So I decided on three writers that I might be able to option their material and get some producer, or myself as producer, and then get some writer to do a screenplay on it, and maybe make a movie.

And so the three projects were “Do Androids Dream of Electric Sheep,” “Naked Lunch” and a collection of Bukowski. Which, in 1975, forget it — I mean, that was nuts. Hollywood would not touch any of that, but I was looking for something commercial, and I thought that all of these things were coming.

There would be no Blade Runner if there was no Ray Bradbury. I couldn’t find Philip K. Dick. His agent didn’t even know where he was. And so I gave up.

I was walking down the street and I ran into Bradbury — he directed a play that I was going to do as an actor, so we know each other, but he yelled “hi” — and I’d forgot who he was.

So at my girlfriend Barbara Hershey’s urging — I was with her at that moment — she said, “Talk to him! That guy really wants to talk to you,” and I said “No, fuck him,” and keep walking.

But then I did, and then I realized who it was, and I thought, “Wait, he’s in that realm, maybe he knows Philip K. Dick.” I said, “You know a guy named—” “Yeah, sure — you want his phone number?”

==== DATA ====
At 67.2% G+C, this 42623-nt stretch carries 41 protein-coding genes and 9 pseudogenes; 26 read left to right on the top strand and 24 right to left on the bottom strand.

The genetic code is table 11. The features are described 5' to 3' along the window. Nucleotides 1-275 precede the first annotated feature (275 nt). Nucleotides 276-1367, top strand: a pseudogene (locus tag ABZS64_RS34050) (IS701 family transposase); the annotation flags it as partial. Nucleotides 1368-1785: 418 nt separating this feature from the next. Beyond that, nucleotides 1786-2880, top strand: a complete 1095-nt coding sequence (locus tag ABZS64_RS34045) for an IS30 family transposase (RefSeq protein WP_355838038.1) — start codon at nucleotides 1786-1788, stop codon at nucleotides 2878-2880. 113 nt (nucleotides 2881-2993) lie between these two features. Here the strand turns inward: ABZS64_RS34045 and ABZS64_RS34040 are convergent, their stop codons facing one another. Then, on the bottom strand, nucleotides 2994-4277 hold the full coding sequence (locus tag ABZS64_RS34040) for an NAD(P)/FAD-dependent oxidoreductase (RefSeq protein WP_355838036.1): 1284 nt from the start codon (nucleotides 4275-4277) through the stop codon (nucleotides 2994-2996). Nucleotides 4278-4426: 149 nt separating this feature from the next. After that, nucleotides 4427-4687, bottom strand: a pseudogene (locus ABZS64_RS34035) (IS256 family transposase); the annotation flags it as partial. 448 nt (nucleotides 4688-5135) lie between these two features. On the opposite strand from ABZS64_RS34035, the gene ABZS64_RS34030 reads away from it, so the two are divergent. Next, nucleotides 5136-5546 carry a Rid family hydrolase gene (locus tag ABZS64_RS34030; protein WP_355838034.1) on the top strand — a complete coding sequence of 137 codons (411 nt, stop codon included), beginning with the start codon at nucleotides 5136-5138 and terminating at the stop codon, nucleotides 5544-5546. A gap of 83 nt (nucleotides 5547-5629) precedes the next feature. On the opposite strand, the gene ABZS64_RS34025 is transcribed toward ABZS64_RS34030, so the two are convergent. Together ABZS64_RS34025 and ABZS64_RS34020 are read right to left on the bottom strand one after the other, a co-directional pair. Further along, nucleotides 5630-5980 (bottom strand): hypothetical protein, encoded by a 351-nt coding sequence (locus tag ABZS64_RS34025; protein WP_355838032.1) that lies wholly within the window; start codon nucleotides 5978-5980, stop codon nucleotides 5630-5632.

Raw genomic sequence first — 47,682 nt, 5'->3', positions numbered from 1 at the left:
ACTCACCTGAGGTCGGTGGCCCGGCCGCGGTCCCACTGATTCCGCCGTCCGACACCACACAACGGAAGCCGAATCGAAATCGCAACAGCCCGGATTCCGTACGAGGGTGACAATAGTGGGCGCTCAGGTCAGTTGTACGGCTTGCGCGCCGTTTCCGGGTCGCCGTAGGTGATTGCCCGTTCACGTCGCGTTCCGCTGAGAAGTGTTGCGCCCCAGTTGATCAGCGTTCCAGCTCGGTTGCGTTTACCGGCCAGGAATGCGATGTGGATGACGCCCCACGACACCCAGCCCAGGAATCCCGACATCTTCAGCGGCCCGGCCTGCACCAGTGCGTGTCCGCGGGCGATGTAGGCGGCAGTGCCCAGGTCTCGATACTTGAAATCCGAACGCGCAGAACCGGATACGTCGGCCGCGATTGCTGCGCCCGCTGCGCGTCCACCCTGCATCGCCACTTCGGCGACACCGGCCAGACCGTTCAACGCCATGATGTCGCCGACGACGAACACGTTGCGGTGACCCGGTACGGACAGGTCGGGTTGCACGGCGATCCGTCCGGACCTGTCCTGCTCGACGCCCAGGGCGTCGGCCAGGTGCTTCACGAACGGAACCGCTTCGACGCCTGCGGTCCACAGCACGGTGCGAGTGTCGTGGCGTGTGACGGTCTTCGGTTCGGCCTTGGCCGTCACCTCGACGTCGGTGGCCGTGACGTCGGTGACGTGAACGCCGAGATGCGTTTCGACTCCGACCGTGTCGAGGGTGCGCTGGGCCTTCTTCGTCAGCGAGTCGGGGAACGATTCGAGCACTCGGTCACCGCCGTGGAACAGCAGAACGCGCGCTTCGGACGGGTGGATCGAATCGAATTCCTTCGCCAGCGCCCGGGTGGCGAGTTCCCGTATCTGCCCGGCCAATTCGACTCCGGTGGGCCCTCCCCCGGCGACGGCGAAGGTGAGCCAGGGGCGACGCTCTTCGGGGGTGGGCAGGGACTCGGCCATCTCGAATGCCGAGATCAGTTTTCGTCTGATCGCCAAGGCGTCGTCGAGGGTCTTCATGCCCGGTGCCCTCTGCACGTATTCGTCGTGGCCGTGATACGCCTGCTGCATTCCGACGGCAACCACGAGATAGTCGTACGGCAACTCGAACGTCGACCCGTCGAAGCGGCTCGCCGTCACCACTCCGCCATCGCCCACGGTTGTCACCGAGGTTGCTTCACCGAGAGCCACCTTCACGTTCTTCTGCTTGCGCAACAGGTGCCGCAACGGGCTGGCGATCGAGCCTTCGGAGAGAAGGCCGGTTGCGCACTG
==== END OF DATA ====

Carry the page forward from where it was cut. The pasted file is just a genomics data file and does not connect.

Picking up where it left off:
My friend paid my rent for a year while I wrote, because it turned out we couldn’t get a writer. My friends kept on me about, well, if you can’t get a writer, then you write.”
~ Hampton Fancher

“That was the most disappointing thing to me in how this thing was played. Is that I’m on the phone with you now, after all that’s been said, and the fundamental distinction between what James is dealing with in these other cases is not actually brought to the fore. The fundamental difference is that James Franco didn’t seek to use his position to have sex with anyone. There’s not a case of that. He wasn’t using his position or status to try to solicit a sexual favor from anyone. If he had — if that were what the accusation involved — the show would not have gone on. We would have folded up shop and we would have not completed the show. Because then it would have been the same as Harvey Weinstein, or Les Moonves, or any of these cases that are fundamental to this new paradigm. Did you not notice that? Why did you not notice that? Is that not something notable to say, journalistically? Because nobody could find the voice to say it. I’m not just being rhetorical. Why is it that you and the other critics, none of you could find the voice to say, “You know, it’s not this, it’s that”? Because — let me go on and speak further to this. If you go back to the L.A. Times piece, that’s what it lacked. That’s what they were not able to deliver. The one example in the five that involved an issue of a sexual act was between James and a woman he was dating, who he was not working with. There was no professional dynamic in any capacity.

~ David Simon